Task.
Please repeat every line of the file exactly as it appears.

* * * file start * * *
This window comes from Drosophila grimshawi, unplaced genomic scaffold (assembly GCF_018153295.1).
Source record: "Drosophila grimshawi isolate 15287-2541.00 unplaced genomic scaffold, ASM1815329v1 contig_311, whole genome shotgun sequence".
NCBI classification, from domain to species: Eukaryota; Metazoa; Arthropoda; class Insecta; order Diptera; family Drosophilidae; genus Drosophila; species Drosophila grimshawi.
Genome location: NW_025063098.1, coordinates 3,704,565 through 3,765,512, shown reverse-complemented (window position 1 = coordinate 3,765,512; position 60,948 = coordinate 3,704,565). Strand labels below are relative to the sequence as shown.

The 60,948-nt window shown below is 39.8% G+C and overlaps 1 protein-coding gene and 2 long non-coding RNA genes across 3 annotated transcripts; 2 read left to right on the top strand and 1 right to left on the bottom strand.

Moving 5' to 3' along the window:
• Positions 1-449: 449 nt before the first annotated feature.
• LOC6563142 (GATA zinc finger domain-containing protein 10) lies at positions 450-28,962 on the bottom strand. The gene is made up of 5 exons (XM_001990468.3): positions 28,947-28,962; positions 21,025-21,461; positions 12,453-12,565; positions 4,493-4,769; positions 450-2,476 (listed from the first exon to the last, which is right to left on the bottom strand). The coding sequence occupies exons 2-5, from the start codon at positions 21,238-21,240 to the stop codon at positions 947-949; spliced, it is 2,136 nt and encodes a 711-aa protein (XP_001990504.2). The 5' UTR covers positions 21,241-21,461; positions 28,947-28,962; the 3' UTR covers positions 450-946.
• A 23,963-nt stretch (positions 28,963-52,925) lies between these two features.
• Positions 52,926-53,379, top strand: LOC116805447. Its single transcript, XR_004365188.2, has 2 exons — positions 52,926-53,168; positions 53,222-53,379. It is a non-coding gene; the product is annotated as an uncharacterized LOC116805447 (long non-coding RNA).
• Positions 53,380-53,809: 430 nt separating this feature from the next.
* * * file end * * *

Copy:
This window comes from Drosophila grimshawi, unplaced genomic scaffold (assembly GCF_018153295.1).
Source record: "Drosophila grimshawi isolate 15287-2541.00 unplaced genomic scaffold, ASM1815329v1 contig_311, whole genome shotgun sequence".
NCBI classification, from domain to species: Eukaryota; Metazoa; Arthropoda; class Insecta; order Diptera; family Drosophilidae; genus Drosophila; species Drosophila grimshawi.
Genome location: NW_025063098.1, coordinates 3,704,565 through 3,765,512, shown reverse-complemented (window position 1 = coordinate 3,765,512; position 60,948 = coordinate 3,704,565). Strand labels below are relative to the sequence as shown.

The 60,948-nt window shown below is 39.8% G+C and overlaps 1 protein-coding gene and 2 long non-coding RNA genes across 3 annotated transcripts; 2 read left to right on the top strand and 1 right to left on the bottom strand.

Moving 5' to 3' along the window:
• Positions 1-449: 449 nt before the first annotated feature.
• LOC6563142 (GATA zinc finger domain-containing protein 10) lies at positions 450-28,962 on the bottom strand. The gene is made up of 5 exons (XM_001990468.3): positions 28,947-28,962; positions 21,025-21,461; positions 12,453-12,565; positions 4,493-4,769; positions 450-2,476 (listed from the first exon to the last, which is right to left on the bottom strand). The coding sequence occupies exons 2-5, from the start codon at positions 21,238-21,240 to the stop codon at positions 947-949; spliced, it is 2,136 nt and encodes a 711-aa protein (XP_001990504.2). The 5' UTR covers positions 21,241-21,461; positions 28,947-28,962; the 3' UTR covers positions 450-946.
• A 23,963-nt stretch (positions 28,963-52,925) lies between these two features.
• Positions 52,926-53,379, top strand: LOC116805447. Its single transcript, XR_004365188.2, has 2 exons — positions 52,926-53,168; positions 53,222-53,379. It is a non-coding gene; the product is annotated as an uncharacterized LOC116805447 (long non-coding RNA).
• Positions 53,380-53,809: 430 nt separating this feature from the next.